(PHOTO CREDIT: GETTY IMAGES)
FROM CNN's Jack Cafferty:
$4 a gallon, and maybe more, is the dire prediction for gasoline prices by this spring.
Gas prices have lagged behind oil prices for months, but it looks like they could soon be catching up. The price of crude oil spiked above $102 a barrel today for the first time ever and diesel prices continue to hit record highs on a daily basis.
One Harvard economist tells the New York Times, "The effect of high oil prices today could be the difference between having a recession and not having a recession." It's clear that higher gas and oil prices are just the latest bad news for our economy which is being buffeted by the housing collapse, the credit crisis, rising inflation and a weakening dollar.
If people are forced to spend more on energy costs, it follows they will have less money to spend on other things. Economists say that in December, Americans were spending more than 6% of their disposable income on energy. That's the highest level since 1985.
Regular unleaded gasoline costs an average of $3.15 a gallon today; that's up from about $2.35 a year ago. It also represents a jump of 20 cents gallon in just the last two weeks. And prices are expected to accelerate from here.
Here’s my question to you: How would gas prices of $4 a gallon or higher affect your life?
Interested to know which ones made it on air?
Jack from Fort Myers, Florida writes:
I would no longer be able to commute to work 5 or 6 days a week. It would mean leaving my very nice city home for a condo and a job that is near public transportation access, which would definitely pay much less, but would allow me to manage my finances for the next 12 years before I go into retirement.
It will affect us drastically. We have an RV that's become a guest house. We live in a rural setting, so everything is at least ten miles to town. This year, we paid $600 in public school bus passes because the state budget doesn't include increased gas prices and the district has to make it up somewhere. We have five nephews we are raising ...that's only for three of them. Home schooling is looking like a better option as public school is being priced out of our budget.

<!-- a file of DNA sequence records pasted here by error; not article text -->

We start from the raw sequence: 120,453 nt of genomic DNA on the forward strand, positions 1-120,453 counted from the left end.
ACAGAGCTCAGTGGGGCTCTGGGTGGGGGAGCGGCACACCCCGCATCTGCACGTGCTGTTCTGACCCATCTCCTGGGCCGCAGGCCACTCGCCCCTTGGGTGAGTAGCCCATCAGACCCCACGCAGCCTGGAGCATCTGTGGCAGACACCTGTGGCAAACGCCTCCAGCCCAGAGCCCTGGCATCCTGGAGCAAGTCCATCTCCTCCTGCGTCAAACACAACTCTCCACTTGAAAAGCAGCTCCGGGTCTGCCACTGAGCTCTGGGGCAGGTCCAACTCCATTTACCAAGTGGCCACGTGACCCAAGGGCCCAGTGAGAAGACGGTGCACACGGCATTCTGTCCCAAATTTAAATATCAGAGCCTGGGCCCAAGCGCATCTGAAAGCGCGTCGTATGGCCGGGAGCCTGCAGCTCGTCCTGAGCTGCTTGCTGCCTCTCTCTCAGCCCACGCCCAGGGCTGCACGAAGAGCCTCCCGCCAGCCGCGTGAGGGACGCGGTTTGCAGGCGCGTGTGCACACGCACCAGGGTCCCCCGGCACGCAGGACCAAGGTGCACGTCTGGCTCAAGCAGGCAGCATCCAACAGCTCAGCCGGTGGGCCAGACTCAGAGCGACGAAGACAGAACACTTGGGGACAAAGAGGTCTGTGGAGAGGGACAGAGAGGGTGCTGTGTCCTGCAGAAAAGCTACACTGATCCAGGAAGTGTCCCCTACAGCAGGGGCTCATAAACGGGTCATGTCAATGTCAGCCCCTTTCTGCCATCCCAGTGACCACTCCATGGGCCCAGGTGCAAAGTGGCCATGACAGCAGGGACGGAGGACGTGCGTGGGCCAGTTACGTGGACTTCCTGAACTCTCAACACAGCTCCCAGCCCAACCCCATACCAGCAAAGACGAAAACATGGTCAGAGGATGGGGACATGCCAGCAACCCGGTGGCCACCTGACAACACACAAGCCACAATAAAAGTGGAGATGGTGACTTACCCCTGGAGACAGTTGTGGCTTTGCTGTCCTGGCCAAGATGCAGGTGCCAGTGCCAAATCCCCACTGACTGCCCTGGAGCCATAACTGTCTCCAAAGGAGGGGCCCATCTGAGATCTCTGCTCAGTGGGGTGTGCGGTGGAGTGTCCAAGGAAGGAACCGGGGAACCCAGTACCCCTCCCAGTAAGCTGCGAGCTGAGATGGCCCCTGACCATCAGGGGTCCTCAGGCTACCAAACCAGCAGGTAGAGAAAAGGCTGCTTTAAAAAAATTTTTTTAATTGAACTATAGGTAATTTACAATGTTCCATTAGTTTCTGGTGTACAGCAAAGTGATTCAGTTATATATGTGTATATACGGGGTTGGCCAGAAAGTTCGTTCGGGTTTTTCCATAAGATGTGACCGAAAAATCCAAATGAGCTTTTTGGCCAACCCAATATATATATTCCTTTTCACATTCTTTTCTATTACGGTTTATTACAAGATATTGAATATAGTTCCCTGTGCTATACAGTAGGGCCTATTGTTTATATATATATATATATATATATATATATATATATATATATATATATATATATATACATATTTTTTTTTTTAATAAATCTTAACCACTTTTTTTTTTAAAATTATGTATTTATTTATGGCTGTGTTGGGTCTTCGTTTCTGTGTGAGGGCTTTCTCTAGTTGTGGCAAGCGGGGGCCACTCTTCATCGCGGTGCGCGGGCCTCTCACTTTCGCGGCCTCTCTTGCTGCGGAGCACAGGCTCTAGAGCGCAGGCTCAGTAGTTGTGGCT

If the gas price goes to $4 a gallon, looks like we will starve to death trying to drive to the grocery store. We are on a fixed income and barely make it now.
The more relevant question is: How many more billions of dollars do you think the oil companies are going to make in obscene profits?
Liz from Massachusetts writes:
We're already driving 50% fewer miles at current rates, heating 40% less of the time, rarely eating out and our grocery budget has gone from $120 a week to $100. So at $4 per gallon, it'll force us to walk, ride our bikes more, never eat out and cut our grocery budget by another $20. In short, we'll get skinny.
As of right now, I can't afford a car so I am relying on mass transit. And soon I'll have a bicycle on the road. But once I can get a car, then gas prices may keep me from using it. If it's not one thing, then it's another. And frequently it's more than one at a time.
Brian from Fort Mill, S.C. writes:
I'd redesign my car's engine to run on milk. It's a lot cheaper.